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    Ethane 1,2-diamineborane (EDAB) is an alkyl-containing amine-borane adduct with improved hydrogen desorption properties as compared to ammonia borane. In this work, it is reported the high temperature thermolytic decomposition of EDAB. Thermolysis of EDAB has been investigated by concomitant thermogravimetry-differential thermal analysis-mass spectrometry experiments. EDAB shows up to four H2 desorption events below 1000 °C. Small fractions of CH4, C2H4 and CO/CO2 are also observed at moderate-high temperatures. The solid-state thermolysis product has been characterized by means of different structural and chemical methods, such as X-ray diffraction, Raman spectroscopy, Scanning electron microscopy, Elemental analysis, and X-ray photoelectron spectroscopy (XPS). The obtained results indicate the formation of a ternary borocarbonitride compound with a poorly-crystalline graphitic-like structure. By contrast, XPS measurements show that the surface is rich in carbon and nitrogen oxides, which is quite different to the bulk of the materialSome authors (Fabrice Leardini, Lorenzo Massimi, Maria Grazia Betti and Carlo Mariani) also thank Sapienza Università di Roma for financial support under “Progetti di Ateneo”, and the Italian Ministry of Education and Research (MIUR) for the PRIN grant “GRAF” n. 20105ZZTS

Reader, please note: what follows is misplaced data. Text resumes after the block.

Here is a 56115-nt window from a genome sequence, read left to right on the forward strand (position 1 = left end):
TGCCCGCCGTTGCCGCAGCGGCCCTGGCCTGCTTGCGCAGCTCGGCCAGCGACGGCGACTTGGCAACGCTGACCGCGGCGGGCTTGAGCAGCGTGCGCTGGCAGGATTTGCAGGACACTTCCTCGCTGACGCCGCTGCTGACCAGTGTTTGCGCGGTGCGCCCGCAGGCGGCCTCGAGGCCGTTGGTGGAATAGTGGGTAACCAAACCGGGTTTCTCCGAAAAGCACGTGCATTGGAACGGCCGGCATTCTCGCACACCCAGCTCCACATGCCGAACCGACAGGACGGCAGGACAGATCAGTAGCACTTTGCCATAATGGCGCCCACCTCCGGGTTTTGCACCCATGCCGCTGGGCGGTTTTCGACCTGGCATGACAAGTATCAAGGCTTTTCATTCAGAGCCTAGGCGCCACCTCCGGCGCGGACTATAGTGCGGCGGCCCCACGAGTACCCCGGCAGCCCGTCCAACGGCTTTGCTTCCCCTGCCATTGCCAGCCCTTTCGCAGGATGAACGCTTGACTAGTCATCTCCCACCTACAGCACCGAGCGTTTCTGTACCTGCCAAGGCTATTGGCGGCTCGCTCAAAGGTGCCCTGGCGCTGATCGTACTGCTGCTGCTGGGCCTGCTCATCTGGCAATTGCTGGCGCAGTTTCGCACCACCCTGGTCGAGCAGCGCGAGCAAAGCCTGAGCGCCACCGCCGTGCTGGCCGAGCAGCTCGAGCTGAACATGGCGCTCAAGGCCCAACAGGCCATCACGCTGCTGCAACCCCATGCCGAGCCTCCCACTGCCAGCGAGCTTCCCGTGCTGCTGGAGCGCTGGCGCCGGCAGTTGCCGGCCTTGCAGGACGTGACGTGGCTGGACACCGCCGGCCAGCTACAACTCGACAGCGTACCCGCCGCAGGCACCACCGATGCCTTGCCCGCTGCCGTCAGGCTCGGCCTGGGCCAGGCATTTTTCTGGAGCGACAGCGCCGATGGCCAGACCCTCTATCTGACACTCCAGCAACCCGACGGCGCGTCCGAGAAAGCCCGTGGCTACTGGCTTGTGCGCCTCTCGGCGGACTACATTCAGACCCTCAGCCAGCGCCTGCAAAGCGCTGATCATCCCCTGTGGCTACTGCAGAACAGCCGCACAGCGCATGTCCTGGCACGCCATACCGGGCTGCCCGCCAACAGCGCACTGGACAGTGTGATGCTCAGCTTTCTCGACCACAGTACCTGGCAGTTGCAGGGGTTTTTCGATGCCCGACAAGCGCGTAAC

Measurement of the 242Pu(n,f) cross section at n_TOF